March 2021
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What do Britain’s well-paid admirals do all day?

(Tuesday blog)

A Royal Navy farce?

When Britain ‘hijacked’ an Iranian oil tanker, the Iranians helpfully informed us that they would ‘hijack’ one of ours in return. Given this warning, ordinary people might wonder why our Royal Navy failed to react to protect our shipping.

As the Royal Navy now belatedly scrambles around to find and crew a working warship to send to protect our shipping in the Straits of Hormuz, I thought it might be worth using today’s blog to help understand why our navy seems to be so utterly useless.

Helpfully, the Daily Mail did an article yesterday detailing the number of ships and submarines over the last few decades:

As you’ll see, since 1982, the number of vessels has been reduced from 80 to just 30. What we don’t know is how many of these 30 vessels are actually serviceable and don’t have major leaks or engine breakdowns every time they put to sea.

Moreover, despite only having 30 vessels, the Royal Navy seems to be suffering from a severe manpower shortage. A lack of sailors has meant that at least four British warships have not spent a day at sea in 2018. I believe all four were Type 23 frigates and they couldn’t leave port due to ageing hulls and under-manning. A National Audit Office report in April showed that the Royal Navy suffered a manpower shortage of 16 per cent in 2016/17.

Admirals here, admirals there, admirals everywhere

But there’s one area of the Royal Navy where there seems to be no lack of ‘talent’ – the top brass. From what I could find out we have around 33 admirals (including vice admirals and rear admirals). That’s nice. We have more admirals that we have vessels. When Nelson fought in the Battle of Trafalgar, we had one admiral leading a whole fleet. Assuming that only around 20 of the Royal Navy’s vessels are seaworthy, we now have one and a half admirals per seaworthy vessel.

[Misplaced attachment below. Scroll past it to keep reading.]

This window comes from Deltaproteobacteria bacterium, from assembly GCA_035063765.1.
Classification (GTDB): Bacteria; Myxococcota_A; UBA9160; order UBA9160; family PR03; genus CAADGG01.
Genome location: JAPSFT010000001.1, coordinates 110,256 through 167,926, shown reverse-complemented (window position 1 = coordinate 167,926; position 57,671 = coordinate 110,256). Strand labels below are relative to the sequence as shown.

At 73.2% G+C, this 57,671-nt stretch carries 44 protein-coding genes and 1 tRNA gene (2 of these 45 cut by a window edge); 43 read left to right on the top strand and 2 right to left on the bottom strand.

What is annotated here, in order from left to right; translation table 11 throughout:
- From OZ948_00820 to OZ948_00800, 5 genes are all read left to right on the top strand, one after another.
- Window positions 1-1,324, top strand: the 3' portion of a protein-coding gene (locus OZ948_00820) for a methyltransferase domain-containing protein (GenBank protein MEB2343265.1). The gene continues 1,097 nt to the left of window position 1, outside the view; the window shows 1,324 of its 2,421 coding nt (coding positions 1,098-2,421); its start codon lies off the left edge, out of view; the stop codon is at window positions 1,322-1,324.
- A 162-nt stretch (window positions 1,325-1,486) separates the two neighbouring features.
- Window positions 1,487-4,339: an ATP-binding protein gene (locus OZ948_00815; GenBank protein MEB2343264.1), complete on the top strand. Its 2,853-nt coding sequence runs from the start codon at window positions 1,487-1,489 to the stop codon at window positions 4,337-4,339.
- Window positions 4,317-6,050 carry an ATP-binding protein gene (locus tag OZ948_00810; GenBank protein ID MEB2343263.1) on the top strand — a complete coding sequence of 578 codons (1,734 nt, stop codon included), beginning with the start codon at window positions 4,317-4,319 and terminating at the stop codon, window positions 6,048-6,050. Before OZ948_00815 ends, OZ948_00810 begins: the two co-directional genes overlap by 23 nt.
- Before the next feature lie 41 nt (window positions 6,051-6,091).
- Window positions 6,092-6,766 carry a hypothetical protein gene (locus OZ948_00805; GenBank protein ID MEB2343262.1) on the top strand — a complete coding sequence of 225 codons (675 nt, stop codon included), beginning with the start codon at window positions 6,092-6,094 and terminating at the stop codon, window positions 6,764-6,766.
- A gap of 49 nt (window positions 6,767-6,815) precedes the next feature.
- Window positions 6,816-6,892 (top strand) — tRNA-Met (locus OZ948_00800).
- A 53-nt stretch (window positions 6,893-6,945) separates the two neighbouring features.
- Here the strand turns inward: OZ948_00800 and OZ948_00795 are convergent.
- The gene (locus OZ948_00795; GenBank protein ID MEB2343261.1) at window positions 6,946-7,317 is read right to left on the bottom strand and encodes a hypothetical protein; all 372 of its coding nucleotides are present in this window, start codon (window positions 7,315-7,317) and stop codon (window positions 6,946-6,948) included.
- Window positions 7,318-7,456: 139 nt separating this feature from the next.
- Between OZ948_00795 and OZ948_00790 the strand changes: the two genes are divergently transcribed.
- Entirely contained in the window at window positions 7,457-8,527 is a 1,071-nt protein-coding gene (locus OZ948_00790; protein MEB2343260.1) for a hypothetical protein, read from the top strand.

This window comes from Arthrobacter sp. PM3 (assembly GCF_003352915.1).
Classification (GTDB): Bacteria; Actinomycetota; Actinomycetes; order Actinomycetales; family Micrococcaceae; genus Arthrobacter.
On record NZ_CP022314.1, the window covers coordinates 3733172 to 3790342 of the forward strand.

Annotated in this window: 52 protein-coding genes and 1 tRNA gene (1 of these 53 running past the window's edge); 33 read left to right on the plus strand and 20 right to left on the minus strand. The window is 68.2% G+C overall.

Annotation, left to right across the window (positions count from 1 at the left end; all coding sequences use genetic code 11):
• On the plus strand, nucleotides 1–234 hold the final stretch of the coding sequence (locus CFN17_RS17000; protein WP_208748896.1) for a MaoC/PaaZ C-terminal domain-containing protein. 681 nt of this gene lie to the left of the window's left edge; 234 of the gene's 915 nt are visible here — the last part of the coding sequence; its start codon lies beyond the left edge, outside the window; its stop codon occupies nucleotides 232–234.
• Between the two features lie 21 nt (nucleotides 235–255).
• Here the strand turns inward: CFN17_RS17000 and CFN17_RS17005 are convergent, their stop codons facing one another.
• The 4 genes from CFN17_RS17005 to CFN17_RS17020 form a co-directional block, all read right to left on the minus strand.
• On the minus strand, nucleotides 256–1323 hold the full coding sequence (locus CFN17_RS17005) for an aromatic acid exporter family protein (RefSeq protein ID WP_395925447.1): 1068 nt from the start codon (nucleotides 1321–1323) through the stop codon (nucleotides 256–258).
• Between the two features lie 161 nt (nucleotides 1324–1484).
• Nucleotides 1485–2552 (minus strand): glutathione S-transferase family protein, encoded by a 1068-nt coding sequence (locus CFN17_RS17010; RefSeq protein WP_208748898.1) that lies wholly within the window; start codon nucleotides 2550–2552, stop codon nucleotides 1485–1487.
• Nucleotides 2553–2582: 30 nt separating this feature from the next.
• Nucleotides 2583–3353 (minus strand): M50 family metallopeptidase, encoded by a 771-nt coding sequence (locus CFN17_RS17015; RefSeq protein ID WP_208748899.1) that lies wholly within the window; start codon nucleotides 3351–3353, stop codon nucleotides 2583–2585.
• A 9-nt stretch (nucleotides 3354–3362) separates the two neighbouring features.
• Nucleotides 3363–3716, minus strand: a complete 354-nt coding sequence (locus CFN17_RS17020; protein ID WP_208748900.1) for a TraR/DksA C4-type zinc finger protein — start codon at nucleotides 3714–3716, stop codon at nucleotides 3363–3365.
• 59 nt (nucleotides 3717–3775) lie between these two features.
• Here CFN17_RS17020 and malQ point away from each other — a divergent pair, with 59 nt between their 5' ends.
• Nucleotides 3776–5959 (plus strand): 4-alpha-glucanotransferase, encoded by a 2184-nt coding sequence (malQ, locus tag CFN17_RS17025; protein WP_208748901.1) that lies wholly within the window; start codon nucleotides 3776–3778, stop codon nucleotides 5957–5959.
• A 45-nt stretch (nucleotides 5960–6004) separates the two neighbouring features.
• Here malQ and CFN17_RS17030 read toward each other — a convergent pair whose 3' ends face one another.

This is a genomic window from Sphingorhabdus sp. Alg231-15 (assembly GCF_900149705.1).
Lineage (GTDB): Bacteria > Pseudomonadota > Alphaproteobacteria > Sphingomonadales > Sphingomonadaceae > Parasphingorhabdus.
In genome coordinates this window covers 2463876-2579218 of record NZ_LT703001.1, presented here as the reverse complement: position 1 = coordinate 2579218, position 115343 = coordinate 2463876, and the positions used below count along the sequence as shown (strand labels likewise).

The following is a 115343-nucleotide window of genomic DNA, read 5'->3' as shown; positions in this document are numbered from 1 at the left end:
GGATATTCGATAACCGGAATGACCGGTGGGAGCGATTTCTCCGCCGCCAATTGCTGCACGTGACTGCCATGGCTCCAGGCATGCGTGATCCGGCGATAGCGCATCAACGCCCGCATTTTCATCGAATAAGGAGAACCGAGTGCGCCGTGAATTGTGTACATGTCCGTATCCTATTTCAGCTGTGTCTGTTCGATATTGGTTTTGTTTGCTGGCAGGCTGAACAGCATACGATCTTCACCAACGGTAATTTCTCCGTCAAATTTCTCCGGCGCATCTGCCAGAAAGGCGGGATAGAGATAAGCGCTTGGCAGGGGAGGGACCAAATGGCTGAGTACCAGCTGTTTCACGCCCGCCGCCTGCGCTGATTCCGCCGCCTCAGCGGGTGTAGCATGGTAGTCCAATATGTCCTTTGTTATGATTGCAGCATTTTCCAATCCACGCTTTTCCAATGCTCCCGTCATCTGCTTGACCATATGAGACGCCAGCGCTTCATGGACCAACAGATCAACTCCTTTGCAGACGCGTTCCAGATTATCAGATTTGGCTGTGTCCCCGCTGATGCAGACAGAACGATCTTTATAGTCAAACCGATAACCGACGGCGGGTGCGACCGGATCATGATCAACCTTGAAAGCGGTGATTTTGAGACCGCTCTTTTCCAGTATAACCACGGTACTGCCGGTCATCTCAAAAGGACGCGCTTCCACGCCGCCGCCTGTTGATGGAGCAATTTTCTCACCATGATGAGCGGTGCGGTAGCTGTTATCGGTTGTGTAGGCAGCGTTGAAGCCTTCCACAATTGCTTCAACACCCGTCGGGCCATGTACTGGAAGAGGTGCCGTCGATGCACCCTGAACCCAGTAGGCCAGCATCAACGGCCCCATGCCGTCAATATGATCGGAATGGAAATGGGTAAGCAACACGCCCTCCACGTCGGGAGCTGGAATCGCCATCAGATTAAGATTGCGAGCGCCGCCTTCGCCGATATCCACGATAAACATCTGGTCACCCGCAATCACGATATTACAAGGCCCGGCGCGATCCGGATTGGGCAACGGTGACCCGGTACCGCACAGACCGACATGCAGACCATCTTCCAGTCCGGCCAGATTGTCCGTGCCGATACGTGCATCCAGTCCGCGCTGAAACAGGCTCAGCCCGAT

Not only does the once proud and effective Royal Navy have 33 admirals. It also has almost 30 commodores. But it only has around 27 captains. So the Royal Navy has 63 senior officers – more than twice as many senior officers than it has captains.

Let’s assume admirals and commodores are ‘senior managers’ and captains are ‘middle managers’. My limited understanding of organisations, after having worked in almost one hundred in 15 different countries, was that most effective organisations have a pyramid command structure with a lot fewer bosses than there were middle management. However, Britain’s Royal Navy seems to have a different approach apparently believing that the more highly-paid, highly-pensioned top bosses there are, the more effective the Navy would be.

One could be forgiven for wondering what all these admirals and commodores do all day.

All this leaves me suspecting that our once feared Royal Navy has become just another useless, bloated, ineffective, self-serving, incompetent, politicised bureaucracy like every other part of the public sector.

2 comments to What do Britain’s well-paid admirals do all day?

  • A Thorpe

    This is just another example of the incompetence of our politicians. They all want to parade around on “the world stage” as though Britain still has an empire and a powerful military. They don’t understand that we need money to keep strong military forces but all that money has gone into keeping the howling mobs at bay. The mob wants health, education, houses, pensions, care for the elderly, financial handouts, less work, etc. We don’t even have the money for that. We are a failing country living on past glories and nearly all the wealth we created in the past has been spent.

    As for the admirals, I’m sure they enjoy playing with their toy boats in the bath.

  • william boreham

    Great research, back to the Gilbert and Sullivan years!

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